Most university admission tutors believe that the International Baccalaureate (IB) is a better preparation for higher education than A-levels.
A survey showed 57 per cent thought IB students were better able to cope with their degree than those who studied A-levels. Only 3 per cent said A-level students had an advantage over IB candidates while 40 per cent said the qualifications were of equal worth.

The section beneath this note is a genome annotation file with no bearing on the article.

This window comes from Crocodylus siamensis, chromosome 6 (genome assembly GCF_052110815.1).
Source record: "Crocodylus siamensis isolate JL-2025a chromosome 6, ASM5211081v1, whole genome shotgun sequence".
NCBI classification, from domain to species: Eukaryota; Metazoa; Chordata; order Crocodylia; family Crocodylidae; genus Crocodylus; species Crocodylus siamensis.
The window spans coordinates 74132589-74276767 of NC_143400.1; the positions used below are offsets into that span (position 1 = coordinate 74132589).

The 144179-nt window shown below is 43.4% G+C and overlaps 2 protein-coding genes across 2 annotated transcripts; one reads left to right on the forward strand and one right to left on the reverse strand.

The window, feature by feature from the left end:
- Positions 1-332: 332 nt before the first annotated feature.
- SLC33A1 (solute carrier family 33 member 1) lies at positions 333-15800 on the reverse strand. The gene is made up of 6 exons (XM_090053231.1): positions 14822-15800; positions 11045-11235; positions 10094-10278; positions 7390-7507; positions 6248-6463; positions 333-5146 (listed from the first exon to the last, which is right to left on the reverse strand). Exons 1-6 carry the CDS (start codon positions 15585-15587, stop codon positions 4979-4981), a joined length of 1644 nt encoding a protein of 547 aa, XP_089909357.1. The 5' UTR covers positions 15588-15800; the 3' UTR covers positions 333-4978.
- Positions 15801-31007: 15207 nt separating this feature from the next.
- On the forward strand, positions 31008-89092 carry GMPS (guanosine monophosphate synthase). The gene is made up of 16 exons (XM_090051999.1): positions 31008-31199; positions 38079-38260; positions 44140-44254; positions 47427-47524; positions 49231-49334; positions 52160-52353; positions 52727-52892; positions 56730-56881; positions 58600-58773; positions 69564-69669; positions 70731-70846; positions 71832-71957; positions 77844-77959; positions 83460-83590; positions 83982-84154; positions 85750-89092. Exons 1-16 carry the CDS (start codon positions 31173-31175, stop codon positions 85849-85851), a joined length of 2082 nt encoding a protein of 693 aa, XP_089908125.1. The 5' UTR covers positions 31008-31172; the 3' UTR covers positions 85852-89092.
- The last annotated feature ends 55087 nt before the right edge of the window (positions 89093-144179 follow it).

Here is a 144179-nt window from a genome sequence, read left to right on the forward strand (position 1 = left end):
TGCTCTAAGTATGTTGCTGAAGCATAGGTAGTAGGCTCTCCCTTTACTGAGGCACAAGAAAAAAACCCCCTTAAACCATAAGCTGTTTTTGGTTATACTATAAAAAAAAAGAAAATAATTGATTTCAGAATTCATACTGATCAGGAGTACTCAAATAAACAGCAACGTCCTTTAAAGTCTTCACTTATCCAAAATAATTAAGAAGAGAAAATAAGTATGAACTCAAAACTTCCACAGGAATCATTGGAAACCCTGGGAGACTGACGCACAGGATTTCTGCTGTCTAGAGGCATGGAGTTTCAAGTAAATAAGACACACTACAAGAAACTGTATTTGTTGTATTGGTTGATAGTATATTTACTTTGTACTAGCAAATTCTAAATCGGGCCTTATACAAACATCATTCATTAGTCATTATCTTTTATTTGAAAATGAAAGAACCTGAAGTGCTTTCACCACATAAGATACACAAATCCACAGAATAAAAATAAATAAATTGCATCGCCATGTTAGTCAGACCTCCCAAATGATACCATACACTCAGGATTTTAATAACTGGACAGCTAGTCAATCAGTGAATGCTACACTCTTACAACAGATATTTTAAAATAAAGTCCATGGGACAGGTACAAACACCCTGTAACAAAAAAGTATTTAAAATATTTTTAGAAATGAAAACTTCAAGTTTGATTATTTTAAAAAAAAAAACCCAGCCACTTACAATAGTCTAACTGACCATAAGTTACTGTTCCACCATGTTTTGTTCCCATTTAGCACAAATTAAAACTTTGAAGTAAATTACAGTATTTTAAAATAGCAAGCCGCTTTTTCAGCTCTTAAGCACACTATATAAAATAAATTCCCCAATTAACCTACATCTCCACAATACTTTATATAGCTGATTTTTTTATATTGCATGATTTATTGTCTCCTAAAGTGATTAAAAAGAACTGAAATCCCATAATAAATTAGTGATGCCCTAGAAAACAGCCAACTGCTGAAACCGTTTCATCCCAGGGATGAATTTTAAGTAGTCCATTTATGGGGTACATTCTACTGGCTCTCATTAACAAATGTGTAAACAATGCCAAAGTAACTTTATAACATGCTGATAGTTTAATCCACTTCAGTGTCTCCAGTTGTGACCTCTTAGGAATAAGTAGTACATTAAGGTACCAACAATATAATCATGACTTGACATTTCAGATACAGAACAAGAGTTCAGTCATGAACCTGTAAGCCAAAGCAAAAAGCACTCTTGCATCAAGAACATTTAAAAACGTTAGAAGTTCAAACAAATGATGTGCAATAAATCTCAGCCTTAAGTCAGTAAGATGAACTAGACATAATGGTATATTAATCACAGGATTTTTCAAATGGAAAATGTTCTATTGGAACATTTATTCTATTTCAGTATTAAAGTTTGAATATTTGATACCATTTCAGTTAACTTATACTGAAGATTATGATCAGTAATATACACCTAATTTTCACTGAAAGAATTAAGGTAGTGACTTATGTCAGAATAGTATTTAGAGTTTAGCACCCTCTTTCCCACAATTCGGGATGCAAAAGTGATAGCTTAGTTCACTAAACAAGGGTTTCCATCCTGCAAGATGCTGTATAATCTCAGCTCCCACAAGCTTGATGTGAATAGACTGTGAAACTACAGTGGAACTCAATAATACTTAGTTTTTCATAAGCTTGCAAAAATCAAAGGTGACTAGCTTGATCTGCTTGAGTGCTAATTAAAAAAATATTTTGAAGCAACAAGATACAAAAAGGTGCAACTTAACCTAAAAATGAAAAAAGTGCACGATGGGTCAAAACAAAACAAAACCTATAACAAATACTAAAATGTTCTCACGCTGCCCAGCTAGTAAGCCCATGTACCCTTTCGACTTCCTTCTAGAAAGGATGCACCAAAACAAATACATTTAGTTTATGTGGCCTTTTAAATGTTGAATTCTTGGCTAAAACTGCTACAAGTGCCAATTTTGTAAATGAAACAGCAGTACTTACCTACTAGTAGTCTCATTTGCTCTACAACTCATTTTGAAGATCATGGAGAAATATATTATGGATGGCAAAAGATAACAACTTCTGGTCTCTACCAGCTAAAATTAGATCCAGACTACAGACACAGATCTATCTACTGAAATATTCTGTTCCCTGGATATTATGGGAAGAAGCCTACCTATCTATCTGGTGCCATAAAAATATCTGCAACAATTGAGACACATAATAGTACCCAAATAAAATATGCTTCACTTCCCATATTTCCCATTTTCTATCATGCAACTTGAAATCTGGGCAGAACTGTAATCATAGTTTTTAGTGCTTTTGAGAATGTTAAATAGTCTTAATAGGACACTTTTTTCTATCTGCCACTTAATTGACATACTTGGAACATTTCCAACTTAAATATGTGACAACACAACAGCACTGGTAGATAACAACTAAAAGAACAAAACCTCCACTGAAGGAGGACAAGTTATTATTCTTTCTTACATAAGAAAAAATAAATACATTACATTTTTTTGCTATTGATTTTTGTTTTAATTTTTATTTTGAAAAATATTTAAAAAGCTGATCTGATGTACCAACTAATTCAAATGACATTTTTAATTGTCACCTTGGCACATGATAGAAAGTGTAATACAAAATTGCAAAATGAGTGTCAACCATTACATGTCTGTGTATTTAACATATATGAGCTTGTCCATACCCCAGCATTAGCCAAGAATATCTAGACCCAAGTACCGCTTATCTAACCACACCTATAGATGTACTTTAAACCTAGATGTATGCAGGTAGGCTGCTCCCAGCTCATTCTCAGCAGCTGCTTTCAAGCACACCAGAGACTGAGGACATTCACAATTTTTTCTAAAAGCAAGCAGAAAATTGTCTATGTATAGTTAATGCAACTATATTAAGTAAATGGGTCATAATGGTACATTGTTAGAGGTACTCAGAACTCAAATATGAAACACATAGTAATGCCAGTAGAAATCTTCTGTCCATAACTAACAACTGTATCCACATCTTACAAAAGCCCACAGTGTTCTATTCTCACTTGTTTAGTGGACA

IB students take six subjects including English, maths, a foreign language and a science, write a 4,000-word dissertation and do 150 hours of community service. The vast majority of tutors who responded (97.3 per cent) welcomed the breadth of the curriculum and said IB students had "a wider perspective" and "strengths when faced with making choices".
Prestigious institutions including the London School of Economics said compulsory maths gave IB students an advantage while Imperial College noted that the IB maths exams were more demanding than A-levels. The survey was conducted by the International Baccalaureate Organisation, which runs the IB.Reuse content